Any rational person would think arbitrarily preventing those sick with COVID-19 from receiving potentially life-saving treatment is immoral. But that’s exactly what is happening to many patients who are seriously ill with COVID-19.

Mandates that lack nuance or physician discretion are preventing patients admitted to hospitals from getting monoclonal antibodies and inhaled steroids because the government has not approved these treatments for in-patient use.

Despite over 90% of people over 65 having received at least one dose of the COVID-19 vaccine, we are in the midst of yet another wave of infection. Many of the infected are unvaccinated but also a considerable number of the newly infected are fully vaccinated.

Yet, the government continues to place obstacles in the way of treatment. Studies have repeatedly shown that inhaled steroids prevent hospitalizations, but the government still has not approved inhaled steroids for hospitalized COVID-19 patients.

Specifically, the STOIC trial from University of Oxford showed a 90% reduction in hospitalizations using inhaled budesonide. In another randomized control trial found on the NIH from 2017, budesonide was found to vastly improve lung mechanics and oxygenation in patients with acute respiratory ailments who were ventilated.

Since the primary organ failure that causes death in COVID-19 is the lungs, one would think inhaled steroids, specifically inhaled budesonide, that are directly absorbed in the lungs would make eminent sense.

Rigid governmental mandates are deterring doctors from using inhaled budesonide in both the out-patient setting and the in-patient setting.

Likewise, monoclonal antibodies given as an outpatient greatly reduce hospitalization.

Monoclonal antibodies are one of the most promising treatments for the virus once the person has been infected. Recent data showed that monoclonal antibody treatment cuts the risk of death and hospitalization by 70% in high-risk patients and reduces the chance of infection among a household by 80%.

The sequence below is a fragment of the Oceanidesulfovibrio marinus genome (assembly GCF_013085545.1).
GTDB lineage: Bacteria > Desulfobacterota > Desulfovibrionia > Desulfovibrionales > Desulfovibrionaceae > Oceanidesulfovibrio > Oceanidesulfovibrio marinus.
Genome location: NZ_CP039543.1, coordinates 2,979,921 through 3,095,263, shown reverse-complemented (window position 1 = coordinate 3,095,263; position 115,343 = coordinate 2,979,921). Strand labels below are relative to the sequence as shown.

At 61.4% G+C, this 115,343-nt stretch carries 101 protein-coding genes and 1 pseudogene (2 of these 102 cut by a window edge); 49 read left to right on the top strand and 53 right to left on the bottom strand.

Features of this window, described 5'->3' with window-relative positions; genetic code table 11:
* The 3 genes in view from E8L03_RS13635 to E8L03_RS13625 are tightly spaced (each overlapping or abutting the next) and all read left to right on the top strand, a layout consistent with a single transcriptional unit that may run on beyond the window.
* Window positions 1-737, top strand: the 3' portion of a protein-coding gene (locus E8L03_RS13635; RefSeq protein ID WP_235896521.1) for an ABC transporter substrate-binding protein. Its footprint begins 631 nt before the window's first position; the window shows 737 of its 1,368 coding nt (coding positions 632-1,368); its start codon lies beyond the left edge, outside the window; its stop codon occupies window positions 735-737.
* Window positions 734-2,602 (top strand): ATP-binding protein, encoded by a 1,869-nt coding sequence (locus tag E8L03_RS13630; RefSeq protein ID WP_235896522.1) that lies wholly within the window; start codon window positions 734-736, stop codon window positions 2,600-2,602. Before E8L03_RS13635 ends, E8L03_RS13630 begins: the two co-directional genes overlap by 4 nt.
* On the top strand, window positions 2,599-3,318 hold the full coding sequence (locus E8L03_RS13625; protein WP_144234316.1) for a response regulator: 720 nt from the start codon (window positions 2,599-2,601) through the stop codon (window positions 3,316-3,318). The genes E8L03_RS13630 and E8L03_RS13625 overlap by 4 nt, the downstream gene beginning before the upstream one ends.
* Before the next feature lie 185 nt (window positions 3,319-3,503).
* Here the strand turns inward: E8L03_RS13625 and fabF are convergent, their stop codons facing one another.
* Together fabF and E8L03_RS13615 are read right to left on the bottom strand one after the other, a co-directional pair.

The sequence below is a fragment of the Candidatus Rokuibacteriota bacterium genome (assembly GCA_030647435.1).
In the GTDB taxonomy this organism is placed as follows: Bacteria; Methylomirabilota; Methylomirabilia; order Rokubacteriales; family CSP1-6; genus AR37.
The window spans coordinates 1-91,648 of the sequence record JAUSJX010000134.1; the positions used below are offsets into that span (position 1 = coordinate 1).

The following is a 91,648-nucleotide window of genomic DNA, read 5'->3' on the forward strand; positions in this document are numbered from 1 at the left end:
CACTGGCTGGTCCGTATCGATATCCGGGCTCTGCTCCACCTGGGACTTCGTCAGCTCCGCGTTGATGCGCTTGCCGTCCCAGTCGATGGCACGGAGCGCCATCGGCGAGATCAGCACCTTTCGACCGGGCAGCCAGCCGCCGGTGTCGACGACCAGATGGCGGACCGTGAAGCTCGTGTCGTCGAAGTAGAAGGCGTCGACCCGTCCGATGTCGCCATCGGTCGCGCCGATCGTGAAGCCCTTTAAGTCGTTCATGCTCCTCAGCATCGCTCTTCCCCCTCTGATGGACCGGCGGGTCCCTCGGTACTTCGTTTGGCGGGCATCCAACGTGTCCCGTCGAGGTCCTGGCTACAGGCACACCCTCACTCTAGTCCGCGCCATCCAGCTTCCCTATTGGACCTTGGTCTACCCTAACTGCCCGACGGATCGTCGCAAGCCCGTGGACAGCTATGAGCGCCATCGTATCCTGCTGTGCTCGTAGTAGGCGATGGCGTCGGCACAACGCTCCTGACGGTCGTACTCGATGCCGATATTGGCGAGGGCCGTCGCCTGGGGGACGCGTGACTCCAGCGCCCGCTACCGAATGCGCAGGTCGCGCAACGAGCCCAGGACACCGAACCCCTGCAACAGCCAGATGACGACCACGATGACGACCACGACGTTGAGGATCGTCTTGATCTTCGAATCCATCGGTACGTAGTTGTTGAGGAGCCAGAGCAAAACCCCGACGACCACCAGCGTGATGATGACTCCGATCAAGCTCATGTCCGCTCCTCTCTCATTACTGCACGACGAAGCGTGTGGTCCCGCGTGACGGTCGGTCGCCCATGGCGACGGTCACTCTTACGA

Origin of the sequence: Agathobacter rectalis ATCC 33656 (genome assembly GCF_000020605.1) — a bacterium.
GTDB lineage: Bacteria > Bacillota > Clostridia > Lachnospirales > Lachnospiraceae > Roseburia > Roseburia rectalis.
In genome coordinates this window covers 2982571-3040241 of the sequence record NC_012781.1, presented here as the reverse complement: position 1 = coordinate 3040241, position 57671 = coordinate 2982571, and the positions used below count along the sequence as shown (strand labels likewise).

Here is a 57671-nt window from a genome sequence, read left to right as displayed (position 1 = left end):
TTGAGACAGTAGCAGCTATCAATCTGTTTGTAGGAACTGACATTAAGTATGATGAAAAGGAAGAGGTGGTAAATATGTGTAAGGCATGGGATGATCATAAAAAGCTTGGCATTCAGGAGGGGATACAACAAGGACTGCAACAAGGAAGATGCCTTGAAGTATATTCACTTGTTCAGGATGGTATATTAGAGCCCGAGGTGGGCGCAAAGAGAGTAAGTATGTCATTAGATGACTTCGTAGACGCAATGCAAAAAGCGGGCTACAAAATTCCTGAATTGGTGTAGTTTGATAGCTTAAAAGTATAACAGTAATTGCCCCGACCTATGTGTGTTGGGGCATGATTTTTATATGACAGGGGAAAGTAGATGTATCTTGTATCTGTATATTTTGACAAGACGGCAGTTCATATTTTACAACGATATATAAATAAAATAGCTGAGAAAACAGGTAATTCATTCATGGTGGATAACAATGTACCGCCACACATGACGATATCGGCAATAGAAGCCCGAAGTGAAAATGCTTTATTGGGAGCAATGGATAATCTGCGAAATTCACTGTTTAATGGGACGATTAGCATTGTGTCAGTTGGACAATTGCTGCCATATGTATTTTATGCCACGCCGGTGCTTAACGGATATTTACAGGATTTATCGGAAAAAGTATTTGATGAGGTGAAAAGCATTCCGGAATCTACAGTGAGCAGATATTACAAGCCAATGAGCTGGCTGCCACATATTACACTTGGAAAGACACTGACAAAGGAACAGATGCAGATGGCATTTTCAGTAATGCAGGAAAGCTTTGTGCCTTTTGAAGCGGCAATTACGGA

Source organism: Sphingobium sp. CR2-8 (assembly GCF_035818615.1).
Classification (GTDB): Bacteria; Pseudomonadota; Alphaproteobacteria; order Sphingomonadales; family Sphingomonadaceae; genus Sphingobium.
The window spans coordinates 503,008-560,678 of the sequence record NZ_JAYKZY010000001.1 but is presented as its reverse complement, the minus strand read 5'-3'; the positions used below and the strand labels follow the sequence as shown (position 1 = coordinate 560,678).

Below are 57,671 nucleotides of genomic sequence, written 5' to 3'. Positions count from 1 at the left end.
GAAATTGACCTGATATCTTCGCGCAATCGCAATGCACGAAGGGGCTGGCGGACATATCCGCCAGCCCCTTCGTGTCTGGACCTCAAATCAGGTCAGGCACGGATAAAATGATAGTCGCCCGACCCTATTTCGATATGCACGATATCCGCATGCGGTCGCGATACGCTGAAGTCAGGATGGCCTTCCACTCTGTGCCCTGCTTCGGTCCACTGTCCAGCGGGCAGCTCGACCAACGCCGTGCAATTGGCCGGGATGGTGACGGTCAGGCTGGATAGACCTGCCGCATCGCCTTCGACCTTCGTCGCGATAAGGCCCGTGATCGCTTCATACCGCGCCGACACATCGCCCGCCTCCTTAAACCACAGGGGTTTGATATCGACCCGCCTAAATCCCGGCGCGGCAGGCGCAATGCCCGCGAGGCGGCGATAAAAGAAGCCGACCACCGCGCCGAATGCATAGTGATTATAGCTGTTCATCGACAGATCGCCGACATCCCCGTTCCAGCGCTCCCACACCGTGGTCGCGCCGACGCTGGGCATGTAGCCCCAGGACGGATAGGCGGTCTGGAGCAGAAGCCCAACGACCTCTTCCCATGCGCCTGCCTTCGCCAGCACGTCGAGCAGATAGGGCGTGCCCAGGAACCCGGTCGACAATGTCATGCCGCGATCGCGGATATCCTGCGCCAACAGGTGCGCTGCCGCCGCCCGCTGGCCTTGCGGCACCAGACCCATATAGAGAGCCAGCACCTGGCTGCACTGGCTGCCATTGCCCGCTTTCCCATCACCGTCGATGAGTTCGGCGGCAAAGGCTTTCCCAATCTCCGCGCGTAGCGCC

Yet, the government in its infinite wisdom, arbitrarily and capriciously bans doctors from using most monoclonal antibodies once you are an inpatient. According to Food and Drug Administration’s Emergency Use Authorization for monoclonal antibodies, “REGEN-COV (casirivimab and imdevimab) is not authorized for use in patients who are hospitalized due to COVID-19.”

The co-author of this piece, Dr. Richard Bartlett, has had hospital patients with COVID-19 calling and begging to help them be discharged from the main hospital into the emergency room so they can get the IV monoclonal antibody treatment. Recently, one of these patients had to threaten to leave the hospital, against medical advice to finally get a monoclonal treatment.

The government maintains that monoclonals lose their efficacy as the disease worsens. But if monoclonals reduce mortality on day seven by 70%, it’s hard to believe they would have no effect on day 11. Loss of efficacy typically looks like a curve, not a sudden plummeting to zero. Shouldn’t patients facing the prospect of being placed on the ventilator be given the option of trying the monoclonal treatment?

Furthermore, if you’re admitted to the hospital on day five of symptoms, you still meet the Center for Disease Control and Prevention’s window on symptoms but apparently you no longer qualify to receive the monoclonal treatment because you are now an in-patient. That reasoning makes no logical sense at all.

What kind of medical regime bans a treatment once a patient crosses the threshold of the hospital doors? You can get the monoclonals in the ER but verboten once you pass through the doors into the main hospital. That is insane.

While we understand there are risks inherent in any treatment, one-size-fits-all government rules should not be the reason why someone is prevented from receiving a potentially life-saving drug like monoclonal antibodies.

Let the physicians decide what’s best for their own patients.

Thankfully some smaller hospitals with local autonomy are allowing the use of monoclonal antibodies for in patients. (But don’t tell Big Brother or Dr. Fauci).

For now, patients are faced with a quandary. If you tell your doctor, you’ve had symptoms for 11 days, you won’t be eligible for monoclonals. If it just happens (accidentally, of course) that you forget to mention the first three days of symptoms, voila – you might just get the monoclonal antibodies.

In Florida, Governor DeSantis is no doubt saving lives by making monoclonal antibodies more accessible to the public. This, of course, infuriates the medical experts on Mt. Olympus, so they are now informing us that we are too zealous in our desire to save lives so Big Brother must step in and ration the supply.

Infuriating. Nevertheless, everyone needs to know the state of medical care in our country and advocate for your loved ones. Treatment is not being equally distributed. The informed and the most vocal are able to get treatment. So, we encourage you to ask your doctor about these treatments. It might just save your life.

We demand the FDA immediately issue EUA for inhaled budesonide to use for both early outpatient treatment as well as in-hospital treatment for COVID 19 as well as an EUA for monoclonal antibodies treatment to use for in-hospital treatment for Covid.

You can read the Op-Ed, HERE.